The case for rais­ing pub­lic health­care fees

Ho Lok-sang says the Hos­pi­tal Au­thor­ity is right to raise the fees which it charges on health ser­vices, but adds that a cap on a per­son’s an­nual ex­penses is also needed

China Daily (Hong Kong) - - COMMENT - H O L O K- S A N G

The Hos­pi­tal Au­thor­ity (HA) re­cently pro­posed rais­ing the fees it charges on health ser­vices, which have not changed for many years. The pro­posed raises are ap­pro­pri­ate, but this should go hand in hand with in­tro­duc­ing an an­nual cap on el­i­gi­ble health­care ex­penses for each pa­tient. This an­nual cap can be re­garded as the “an­nual de­ductible” that peo­ple have to pay be­fore the ben­e­fits of the “pub­lic in­sur­ance plan” kicks in.

I have ar­gued that the HA is like a gi­ant “health main­te­nance or­ga­ni­za­tion” that pro­vides in­sur­ance to ev­ery Hong Kong cit­i­zen and of­fers med­i­cal ser­vices at the same time. Hong Kong peo­ple do not pay an ex­plicit in­sur­ance pre­mium, but ac­tu­ally are pay­ing such a pre­mium in­di­rectly through the tax sys­tem. The poor of course do not pay much tax, but even in Tai­wan, where ev­ery­body is cov­ered by the pub­lic in­sur­ance plan, the poor can pay re­duced pre­mi­ums or may even be ex­empt from the pay­ment. Ac­cord­ing to the of­fi­cial web­site, “the per­cent­age of the pre­mium paid by the in­sured for each cat­e­gory varies from 0 per­cent for low in­come cit­i­zens to 100 per­cent for the self-em­ployed.”

I have been ad­vo­cat­ing fee raises along with putting a cap on pa­tients’ el­i­gi­ble health­care since I first made the pro­posal in my book Health Care Fi­nanc­ing and De­liv­ery: A Model for Re­form, pub­lished in 1997. This could have al­lowed the HA to have the nec­es­sary re­sources to im­prove its ser­vices greatly. Then Hong Kong peo­ple could have time­lier and bet­ter ser­vices. Un­for­tu­nately, this sim­ple pro­posal has been ig­nored by our leg­is­la­tors and by our gov­ern­ment for all these years.

Ac­tu­ally, this sim­ple ar­range­ment com­bines user fees and tax fi­nanc­ing. More­over, it rep­re­sents an ap­pli­ca­tion of the in­sur­ance prin­ci­ple, as well as the con­cept of “an­nual de­ductible”. Pa­tients who want pro­tec­tion against the ex­penses that they may have to pay can buy pri­vate in­sur­ance, which will in­volve very rea­son­able in­sur­ance pre­mi­ums be­cause the max­i­mum ex­po­sure for the in­sur­ance com­pa­nies is only the an­nual de­ductible.

Many peo­ple ob­ject to fee raises much like a knee-jerk re­ac­tion: Any fee raise is sim­ply pre­sumed bad for the pa­tient. But even with low or non-ex­is­tent fees, what good is the ser­vice if it takes too long to get it or if the ser­vice is not avail­able when you need it? To­day, many pa­tients have to wait a long time be­fore they can get a spe­cial­ist clinic ap­point­ment or for an MRI.

I, too, would ob­ject to fee raises if there is not a cap on an­nual ex­penses. With an an­nual cap in place, what is there to worry about? Pa­tients will pay only when they can af­ford it and will not have to pay any more once the to­tal ex­penses be­come ex­ces­sive. This is why I call this sys­tem “Ex­ces­sive Bur­den In­sur­ance”.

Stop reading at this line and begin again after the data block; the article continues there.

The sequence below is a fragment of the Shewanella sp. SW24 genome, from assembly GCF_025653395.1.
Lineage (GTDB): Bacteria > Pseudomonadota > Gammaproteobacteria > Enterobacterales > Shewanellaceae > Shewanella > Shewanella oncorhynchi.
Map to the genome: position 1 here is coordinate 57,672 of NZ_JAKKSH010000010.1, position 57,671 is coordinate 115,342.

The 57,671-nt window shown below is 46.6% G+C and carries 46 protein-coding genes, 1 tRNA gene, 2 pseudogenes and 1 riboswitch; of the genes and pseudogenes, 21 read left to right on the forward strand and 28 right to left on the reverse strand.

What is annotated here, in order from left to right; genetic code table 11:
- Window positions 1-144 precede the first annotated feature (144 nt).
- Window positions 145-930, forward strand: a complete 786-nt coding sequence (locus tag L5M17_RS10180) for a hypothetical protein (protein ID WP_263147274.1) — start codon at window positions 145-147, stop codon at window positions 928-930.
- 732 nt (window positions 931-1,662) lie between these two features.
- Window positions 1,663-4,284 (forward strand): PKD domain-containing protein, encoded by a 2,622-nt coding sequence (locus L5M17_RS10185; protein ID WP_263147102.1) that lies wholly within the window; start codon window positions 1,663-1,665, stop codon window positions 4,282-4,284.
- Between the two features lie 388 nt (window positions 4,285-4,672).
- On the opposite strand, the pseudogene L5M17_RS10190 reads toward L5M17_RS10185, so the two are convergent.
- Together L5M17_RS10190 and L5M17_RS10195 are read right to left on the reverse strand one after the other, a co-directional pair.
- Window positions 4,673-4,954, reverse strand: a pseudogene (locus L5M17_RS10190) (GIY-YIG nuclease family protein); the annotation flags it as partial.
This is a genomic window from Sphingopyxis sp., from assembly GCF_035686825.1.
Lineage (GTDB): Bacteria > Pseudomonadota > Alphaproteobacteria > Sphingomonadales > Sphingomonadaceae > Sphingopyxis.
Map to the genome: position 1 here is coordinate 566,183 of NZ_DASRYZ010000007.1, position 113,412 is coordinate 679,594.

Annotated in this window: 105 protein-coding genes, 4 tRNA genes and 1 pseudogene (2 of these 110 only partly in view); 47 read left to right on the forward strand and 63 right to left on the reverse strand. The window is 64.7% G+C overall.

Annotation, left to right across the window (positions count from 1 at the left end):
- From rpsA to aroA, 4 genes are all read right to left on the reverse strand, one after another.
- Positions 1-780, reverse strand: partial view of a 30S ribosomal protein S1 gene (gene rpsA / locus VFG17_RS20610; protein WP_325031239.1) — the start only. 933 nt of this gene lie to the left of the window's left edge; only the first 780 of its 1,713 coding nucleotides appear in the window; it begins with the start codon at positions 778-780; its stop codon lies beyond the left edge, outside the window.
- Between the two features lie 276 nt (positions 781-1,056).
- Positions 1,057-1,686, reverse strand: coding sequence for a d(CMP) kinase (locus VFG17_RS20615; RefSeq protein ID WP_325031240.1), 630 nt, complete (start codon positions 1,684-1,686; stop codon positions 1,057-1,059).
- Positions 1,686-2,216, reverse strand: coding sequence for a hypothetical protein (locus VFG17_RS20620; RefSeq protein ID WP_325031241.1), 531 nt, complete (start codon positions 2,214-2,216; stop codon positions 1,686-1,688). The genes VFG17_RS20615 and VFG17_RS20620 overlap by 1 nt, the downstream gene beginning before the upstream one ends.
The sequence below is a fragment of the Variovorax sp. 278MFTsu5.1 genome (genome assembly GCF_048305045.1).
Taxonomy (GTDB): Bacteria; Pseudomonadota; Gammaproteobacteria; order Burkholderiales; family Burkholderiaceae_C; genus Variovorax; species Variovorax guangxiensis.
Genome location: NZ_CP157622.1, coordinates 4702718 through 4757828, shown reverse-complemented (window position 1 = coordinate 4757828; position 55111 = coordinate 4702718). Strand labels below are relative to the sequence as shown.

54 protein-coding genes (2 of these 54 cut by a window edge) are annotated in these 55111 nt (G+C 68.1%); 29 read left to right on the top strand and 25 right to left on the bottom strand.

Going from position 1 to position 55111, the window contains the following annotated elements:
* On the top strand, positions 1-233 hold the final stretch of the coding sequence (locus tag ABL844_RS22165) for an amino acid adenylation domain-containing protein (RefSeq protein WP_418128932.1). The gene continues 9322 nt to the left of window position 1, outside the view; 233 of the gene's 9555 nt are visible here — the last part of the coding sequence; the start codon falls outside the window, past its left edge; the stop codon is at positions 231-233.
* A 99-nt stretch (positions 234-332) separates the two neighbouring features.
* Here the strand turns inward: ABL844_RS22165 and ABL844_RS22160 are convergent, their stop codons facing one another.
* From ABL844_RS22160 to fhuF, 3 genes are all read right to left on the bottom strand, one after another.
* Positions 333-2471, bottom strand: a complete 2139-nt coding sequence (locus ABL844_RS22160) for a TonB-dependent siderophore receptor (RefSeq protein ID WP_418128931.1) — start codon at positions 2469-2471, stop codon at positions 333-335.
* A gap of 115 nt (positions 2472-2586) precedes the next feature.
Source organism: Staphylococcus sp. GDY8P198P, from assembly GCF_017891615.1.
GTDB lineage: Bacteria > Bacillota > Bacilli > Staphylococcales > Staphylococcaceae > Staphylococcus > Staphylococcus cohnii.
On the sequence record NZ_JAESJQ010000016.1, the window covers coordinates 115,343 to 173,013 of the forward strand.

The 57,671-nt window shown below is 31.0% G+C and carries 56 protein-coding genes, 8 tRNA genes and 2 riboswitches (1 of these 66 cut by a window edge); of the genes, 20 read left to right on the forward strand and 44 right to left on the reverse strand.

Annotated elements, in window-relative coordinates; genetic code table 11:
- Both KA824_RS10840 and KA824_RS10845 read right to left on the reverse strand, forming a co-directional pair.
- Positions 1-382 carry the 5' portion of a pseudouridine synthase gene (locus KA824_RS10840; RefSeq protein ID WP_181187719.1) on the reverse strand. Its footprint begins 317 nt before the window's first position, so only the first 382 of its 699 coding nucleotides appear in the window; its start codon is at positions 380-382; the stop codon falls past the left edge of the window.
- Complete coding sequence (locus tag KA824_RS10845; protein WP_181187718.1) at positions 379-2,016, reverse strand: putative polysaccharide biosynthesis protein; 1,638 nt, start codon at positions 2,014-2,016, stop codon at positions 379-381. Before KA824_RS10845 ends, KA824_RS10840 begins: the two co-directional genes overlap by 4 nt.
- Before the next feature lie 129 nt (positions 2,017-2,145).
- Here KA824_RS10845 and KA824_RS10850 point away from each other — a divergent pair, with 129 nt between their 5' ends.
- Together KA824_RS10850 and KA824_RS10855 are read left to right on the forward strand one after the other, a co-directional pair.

With the tech­nol­ogy avail­able to­day, in par­tic­u­lar with the elec­tronic records that each pa­tient will have, track­ing the cu­mu­la­tive el­i­gi­ble ex­penses each year is no longer dif­fi­cult. Once the cu­mu­la­tive ex­penses reach the cap, the pa­tient will be ad­vised that he will not have to pay any more for the rest of the year.

For the poor we may also re­duce fees as well as lower the cap. If we do not want to put ex­tra bur­den on those get­ting Com­pre­hen­sive So­cial Se­cu­rity As­sis­tance, we can give them an ex­tra an­nual al­lowance that will cover the max­i­mum health­care fees that they have to pay.

The present fee struc­ture of our pub­lic health­care sys­tem re­ally does not make much sense. Peo­ple, of course, will not com­plain when they are asked to pay just a nom­i­nal fee for costly ser­vices. But if they can af­ford it, why charge them so lit­tle, es­pe­cially The au­thor is dean of busi­ness at Chu Hai Col­lege of Higher Ed­u­ca­tion

Many peo­ple ob­ject to fee raises much like a knee­jerk re­ac­tion: Any fee raise is sim­ply pre­sumed bad for the pa­tient. But even with low or nonex­is­tent fees, what good is the ser­vice if it takes too long to get it or if the ser­vice is not avail­able when you need it?”

when the health­care sys­tem is get­ting more and more costly and fac­ing in­creas­ing de­mands by the day? I also will not com­plain if we can charge pa­tients just a nom­i­nal fee and are still able to pro­vide re­li­able, timely ser­vices, and if this can be sus­tained. Un­for­tu­nately, when pa­tients badly need ser­vices they may be told that they must wait; and when pa­tients can­not af­ford to pay for some items which are des­ig­nated to be charge­able, they some­times have to go with­out these items.

As far as I can see, un­der our po­lit­i­cal sys­tem most if not all leg­is­la­tors will tend to con­demn fee in­creases. Since they need votes in or­der to be re-elected, they typ­i­cally will not agree to any fee in­creases. This is most un­for­tu­nate.

Ac­tu­ally, the “Ex­ces­sive Bur­den In­sur­ance” con­cept has been ap­plied with much suc­cess in Swe­den, Aus­tralia and in Tai­wan, for ex­am­ple. It takes con­sid­er­able an­a­lyt­i­cal skill to see what is good for Hong Kong, and it takes po­lit­i­cal courage to stand up for what works — even when pop­u­lar opin­ion goes against it. Let us hope for the best.

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